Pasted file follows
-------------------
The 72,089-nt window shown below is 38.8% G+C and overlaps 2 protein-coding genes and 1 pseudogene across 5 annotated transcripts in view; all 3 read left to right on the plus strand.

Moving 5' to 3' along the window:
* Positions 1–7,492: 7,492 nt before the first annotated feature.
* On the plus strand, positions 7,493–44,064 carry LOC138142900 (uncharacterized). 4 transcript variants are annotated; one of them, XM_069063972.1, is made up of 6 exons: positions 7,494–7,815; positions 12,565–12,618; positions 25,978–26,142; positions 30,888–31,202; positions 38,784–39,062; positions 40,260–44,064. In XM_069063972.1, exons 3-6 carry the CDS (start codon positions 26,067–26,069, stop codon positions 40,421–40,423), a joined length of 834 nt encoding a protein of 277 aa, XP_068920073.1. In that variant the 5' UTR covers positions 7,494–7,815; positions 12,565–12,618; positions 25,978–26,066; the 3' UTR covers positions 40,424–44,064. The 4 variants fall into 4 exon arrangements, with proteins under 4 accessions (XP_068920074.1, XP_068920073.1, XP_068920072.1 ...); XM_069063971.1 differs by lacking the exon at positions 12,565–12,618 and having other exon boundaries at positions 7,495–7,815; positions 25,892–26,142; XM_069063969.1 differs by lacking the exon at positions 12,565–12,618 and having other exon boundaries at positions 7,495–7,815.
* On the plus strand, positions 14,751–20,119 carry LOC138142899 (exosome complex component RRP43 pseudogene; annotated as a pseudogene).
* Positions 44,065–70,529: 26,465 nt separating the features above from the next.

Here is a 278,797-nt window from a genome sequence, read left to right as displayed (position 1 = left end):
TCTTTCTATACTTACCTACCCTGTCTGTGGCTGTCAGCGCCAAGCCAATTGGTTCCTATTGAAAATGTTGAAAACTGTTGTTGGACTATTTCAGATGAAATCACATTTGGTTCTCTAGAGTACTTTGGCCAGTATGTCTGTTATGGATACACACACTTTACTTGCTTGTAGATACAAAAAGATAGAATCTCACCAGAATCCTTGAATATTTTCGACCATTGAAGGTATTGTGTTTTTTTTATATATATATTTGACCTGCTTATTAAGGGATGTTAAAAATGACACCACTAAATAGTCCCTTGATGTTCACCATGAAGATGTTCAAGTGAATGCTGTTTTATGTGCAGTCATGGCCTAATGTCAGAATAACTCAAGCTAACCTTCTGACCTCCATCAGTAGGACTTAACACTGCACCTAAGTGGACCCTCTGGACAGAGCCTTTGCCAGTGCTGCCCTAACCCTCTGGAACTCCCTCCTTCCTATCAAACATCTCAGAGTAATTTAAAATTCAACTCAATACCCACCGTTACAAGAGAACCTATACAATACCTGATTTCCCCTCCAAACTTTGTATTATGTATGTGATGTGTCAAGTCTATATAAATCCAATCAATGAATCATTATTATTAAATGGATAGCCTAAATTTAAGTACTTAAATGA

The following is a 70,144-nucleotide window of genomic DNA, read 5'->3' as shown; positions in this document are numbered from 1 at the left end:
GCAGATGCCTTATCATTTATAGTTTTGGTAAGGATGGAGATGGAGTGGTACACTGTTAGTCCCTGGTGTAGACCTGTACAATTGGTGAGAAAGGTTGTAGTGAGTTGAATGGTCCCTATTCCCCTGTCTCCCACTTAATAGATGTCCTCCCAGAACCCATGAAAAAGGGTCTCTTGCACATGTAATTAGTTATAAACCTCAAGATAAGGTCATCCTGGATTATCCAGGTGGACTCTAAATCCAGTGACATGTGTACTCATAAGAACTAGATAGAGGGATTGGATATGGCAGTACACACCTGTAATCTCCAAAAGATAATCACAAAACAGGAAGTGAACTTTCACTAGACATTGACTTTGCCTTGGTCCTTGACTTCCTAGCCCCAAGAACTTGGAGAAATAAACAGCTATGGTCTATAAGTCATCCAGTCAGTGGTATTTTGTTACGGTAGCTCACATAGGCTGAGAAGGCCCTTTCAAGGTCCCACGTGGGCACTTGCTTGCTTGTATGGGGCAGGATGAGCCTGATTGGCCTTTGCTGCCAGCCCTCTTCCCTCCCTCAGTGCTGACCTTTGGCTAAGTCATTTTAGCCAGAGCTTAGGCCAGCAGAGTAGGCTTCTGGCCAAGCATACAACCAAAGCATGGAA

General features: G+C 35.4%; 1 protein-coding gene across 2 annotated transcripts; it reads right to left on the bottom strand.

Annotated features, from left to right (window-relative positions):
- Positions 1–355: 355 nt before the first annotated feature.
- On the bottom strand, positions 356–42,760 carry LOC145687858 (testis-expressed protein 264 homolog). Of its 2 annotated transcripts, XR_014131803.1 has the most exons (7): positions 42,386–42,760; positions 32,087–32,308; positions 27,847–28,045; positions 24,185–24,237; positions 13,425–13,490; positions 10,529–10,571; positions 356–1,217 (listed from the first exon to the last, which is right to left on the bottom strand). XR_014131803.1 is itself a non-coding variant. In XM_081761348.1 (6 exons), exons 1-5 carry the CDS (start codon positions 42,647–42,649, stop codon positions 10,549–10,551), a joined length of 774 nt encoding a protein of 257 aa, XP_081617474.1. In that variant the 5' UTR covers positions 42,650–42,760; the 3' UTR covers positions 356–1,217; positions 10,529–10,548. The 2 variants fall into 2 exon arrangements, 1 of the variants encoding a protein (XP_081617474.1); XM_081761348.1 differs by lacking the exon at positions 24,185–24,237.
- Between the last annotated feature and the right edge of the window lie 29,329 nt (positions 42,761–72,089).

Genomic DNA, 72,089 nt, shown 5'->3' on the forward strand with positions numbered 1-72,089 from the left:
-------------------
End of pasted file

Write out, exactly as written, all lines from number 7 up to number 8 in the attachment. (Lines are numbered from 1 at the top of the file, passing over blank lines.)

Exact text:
Here is a 278,797-nt window from a genome sequence, read left to right as displayed (position 1 = left end):
TCTTTCTATACTTACCTACCCTGTCTGTGGCTGTCAGCGCCAAGCCAATTGGTTCCTATTGAAAATGTTGAAAACTGTTGTTGGACTATTTCAGATGAAATCACATTTGGTTCTCTAGAGTACTTTGGCCAGTATGTCTGTTATGGATACACACACTTTACTTGCTTGTAGATACAAAAAGATAGAATCTCACCAGAATCCTTGAATATTTTCGACCATTGAAGGTATTGTGTTTTTTTTATATATATATTTGACCTGCTTATTAAGGGATGTTAAAAATGACACCACTAAATAGTCCCTTGATGTTCACCATGAAGATGTTCAAGTGAATGCTGTTTTATGTGCAGTCATGGCCTAATGTCAGAATAACTCAAGCTAACCTTCTGACCTCCATCAGTAGGACTTAACACTGCACCTAAGTGGACCCTCTGGACAGAGCCTTTGCCAGTGCTGCCCTAACCCTCTGGAACTCCCTCCTTCCTATCAAACATCTCAGAGTAATTTAAAATTCAACTCAATACCCACCGTTACAAGAGAACCTATACAATACCTGATTTCCCCTCCAAACTTTGTATTATGTATGTGATGTGTCAAGTCTATATAAATCCAATCAATGAATCATTATTATTAAATGGATAGCCTAAATTTAAGTACTTAAATGA